Pedestrians and drivers need to tread carefully at the busy intersection of Fraser Street and 49th Avenue. Rush hour turns the area into chaos of honking cars with drivers rushing to make their turns and pedestrians crossing too late.
Two pedestrians were taken to hospital following an accident involving a vehicle at the intersection on Saturday, Oct. 5. The busy intersection is known to many local residents and Langara students as a hotspot for accidents.
An investigation by The Vancouver Sun showed 350 accidents occurred at the intersection between 2005 and 2009. The surrounding blocks of Fraser Street and the intersection almost doubles the number of accidents to 617. Businesses around the area agree the intersection is very dangerous.
In the six and a half years Russell Otterbein has worked at D&R Photo, he has seen a lot of accidents and people running across the crosswalk at the last minute. “I’ve almost been hit a few times when I run across to the street to the bank,” said Otterbein. “Cars are always trying to sneak around on the right turn.”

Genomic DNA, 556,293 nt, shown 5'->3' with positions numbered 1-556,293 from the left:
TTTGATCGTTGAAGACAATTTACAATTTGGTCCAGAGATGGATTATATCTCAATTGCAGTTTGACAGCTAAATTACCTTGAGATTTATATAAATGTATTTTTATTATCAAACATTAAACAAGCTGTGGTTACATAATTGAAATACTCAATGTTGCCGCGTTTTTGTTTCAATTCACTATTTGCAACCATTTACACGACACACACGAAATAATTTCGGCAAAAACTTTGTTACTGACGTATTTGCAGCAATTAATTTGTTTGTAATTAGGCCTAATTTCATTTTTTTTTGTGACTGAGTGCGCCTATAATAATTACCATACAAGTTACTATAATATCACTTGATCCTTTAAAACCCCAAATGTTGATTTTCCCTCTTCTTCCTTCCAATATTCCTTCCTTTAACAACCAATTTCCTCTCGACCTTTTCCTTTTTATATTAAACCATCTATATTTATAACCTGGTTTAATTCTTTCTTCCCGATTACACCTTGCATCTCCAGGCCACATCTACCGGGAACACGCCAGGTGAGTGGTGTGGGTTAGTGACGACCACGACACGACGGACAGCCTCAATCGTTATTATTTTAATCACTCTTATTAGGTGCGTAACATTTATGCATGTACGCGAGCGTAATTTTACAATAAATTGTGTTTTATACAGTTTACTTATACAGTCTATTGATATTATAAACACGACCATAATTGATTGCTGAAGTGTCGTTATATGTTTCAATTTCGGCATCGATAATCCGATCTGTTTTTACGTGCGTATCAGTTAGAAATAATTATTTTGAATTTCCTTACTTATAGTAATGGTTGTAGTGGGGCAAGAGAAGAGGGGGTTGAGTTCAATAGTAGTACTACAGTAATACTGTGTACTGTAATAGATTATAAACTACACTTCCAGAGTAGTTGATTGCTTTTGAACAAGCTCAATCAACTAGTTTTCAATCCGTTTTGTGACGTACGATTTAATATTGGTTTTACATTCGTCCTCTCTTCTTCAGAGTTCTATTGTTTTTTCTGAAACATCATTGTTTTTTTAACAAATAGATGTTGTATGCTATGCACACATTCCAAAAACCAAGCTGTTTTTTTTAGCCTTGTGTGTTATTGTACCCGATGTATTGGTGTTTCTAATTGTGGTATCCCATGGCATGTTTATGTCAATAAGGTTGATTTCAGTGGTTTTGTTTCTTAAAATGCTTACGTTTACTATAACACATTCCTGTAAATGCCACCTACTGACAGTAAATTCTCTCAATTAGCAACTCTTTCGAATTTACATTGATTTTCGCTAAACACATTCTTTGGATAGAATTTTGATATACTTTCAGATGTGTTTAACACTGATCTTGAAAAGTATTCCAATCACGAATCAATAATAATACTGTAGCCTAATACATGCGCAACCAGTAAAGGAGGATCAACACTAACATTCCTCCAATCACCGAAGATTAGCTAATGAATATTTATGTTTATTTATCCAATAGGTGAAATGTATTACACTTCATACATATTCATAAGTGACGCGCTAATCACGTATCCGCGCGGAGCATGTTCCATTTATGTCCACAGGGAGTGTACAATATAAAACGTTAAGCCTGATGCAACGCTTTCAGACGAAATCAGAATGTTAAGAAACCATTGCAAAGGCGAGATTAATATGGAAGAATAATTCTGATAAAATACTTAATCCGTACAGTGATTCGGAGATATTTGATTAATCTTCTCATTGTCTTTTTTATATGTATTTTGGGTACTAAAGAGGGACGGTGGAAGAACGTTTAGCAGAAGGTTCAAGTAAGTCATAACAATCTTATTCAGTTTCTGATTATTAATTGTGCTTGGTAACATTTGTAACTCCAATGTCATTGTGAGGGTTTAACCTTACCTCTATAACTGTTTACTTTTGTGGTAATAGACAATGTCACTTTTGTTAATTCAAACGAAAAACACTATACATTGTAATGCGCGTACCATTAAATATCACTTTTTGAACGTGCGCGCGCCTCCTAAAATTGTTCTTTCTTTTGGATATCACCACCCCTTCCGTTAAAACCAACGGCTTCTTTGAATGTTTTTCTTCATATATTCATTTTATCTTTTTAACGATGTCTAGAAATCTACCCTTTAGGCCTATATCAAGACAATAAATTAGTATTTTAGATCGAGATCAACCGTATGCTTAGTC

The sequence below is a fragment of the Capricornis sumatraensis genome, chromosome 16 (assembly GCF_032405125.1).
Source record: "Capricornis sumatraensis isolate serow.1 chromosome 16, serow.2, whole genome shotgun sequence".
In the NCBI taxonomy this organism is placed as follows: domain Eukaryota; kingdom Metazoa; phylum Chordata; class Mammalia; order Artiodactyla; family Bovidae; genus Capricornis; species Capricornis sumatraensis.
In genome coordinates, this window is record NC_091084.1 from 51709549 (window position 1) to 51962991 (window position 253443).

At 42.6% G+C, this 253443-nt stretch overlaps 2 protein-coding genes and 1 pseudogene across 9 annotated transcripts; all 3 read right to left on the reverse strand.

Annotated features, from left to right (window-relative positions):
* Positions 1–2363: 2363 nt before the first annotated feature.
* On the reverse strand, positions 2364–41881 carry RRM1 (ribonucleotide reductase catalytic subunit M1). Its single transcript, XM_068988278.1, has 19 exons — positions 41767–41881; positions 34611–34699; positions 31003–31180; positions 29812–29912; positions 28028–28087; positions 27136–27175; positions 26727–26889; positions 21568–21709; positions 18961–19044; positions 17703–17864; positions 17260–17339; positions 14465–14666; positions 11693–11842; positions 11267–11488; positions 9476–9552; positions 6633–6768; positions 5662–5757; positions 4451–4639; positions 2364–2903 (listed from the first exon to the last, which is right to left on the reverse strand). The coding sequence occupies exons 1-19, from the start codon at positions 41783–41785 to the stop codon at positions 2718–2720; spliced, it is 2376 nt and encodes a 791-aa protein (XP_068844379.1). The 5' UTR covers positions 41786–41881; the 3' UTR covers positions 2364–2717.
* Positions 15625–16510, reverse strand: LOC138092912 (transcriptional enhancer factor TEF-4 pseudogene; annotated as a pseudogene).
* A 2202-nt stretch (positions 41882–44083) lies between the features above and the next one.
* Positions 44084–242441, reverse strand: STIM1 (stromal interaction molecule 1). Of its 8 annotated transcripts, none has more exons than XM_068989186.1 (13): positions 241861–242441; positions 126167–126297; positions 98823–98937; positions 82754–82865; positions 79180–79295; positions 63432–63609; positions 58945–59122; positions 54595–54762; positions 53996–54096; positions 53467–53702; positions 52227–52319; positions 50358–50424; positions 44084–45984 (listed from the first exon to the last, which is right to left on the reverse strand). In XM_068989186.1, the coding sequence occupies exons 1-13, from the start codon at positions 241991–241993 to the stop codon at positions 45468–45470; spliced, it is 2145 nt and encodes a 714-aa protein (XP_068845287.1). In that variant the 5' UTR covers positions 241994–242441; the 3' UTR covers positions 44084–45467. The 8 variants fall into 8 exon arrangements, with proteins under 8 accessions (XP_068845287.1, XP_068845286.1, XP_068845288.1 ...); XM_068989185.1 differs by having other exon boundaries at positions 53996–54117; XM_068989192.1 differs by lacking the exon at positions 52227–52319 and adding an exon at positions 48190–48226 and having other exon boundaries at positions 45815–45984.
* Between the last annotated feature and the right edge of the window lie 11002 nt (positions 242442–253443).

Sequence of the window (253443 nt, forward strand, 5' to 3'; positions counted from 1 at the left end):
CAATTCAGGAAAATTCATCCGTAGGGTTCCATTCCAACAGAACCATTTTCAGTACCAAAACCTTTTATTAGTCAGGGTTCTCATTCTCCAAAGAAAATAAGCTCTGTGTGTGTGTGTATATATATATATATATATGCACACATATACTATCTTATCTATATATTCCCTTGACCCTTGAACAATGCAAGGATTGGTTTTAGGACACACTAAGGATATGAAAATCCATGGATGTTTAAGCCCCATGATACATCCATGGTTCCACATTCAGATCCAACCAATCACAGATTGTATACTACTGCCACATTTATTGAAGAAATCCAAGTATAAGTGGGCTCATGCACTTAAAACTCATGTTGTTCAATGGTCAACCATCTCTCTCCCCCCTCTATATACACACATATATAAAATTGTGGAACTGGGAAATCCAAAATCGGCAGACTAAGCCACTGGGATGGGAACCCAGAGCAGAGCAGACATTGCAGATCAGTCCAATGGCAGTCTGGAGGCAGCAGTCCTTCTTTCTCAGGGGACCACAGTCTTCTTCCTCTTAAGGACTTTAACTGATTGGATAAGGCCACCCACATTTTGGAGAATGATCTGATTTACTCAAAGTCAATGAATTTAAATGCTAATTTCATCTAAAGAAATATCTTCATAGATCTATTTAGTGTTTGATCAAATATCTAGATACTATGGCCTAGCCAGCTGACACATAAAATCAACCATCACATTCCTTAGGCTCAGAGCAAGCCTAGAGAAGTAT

Mehul Bhalla a Kinetic Wireless employee on Fraser Street has seen three accidents in the three months he has worked there, he said the area is always congested. “It’s a small intersection but a lot of traffic,” said Bhalla.
There are simple things that both drivers and pedestrians can do to reduce their risk of accidents, said Const. Brian Montague spokesperson for the Vancouver Police Department.
Two basic rules for drivers and walkers are to avoid being distracted by mobile devices and to make eye contact with each other explained Montague.
“Everyone talks about distracted driving but you can be distracted while you’re walking too,” said Montague. “People don’t pay attention when they’re walking down the street and they make assumptions that drivers can see them. You may be in the right as a pedestrian but being in the right doesn’t keep you safe.”
Steve Beck from Better Environmentally Sound Transportation in Vancouver said that the best thing pedestrians can do is time their crossing so they’re not stepping onto the road too late. “If you leave it until the last minute to try to cross then you’re increasing your likelihood of being struck by one of those cars who is also trying to do that,” said Beck.
Reported by Amy Jones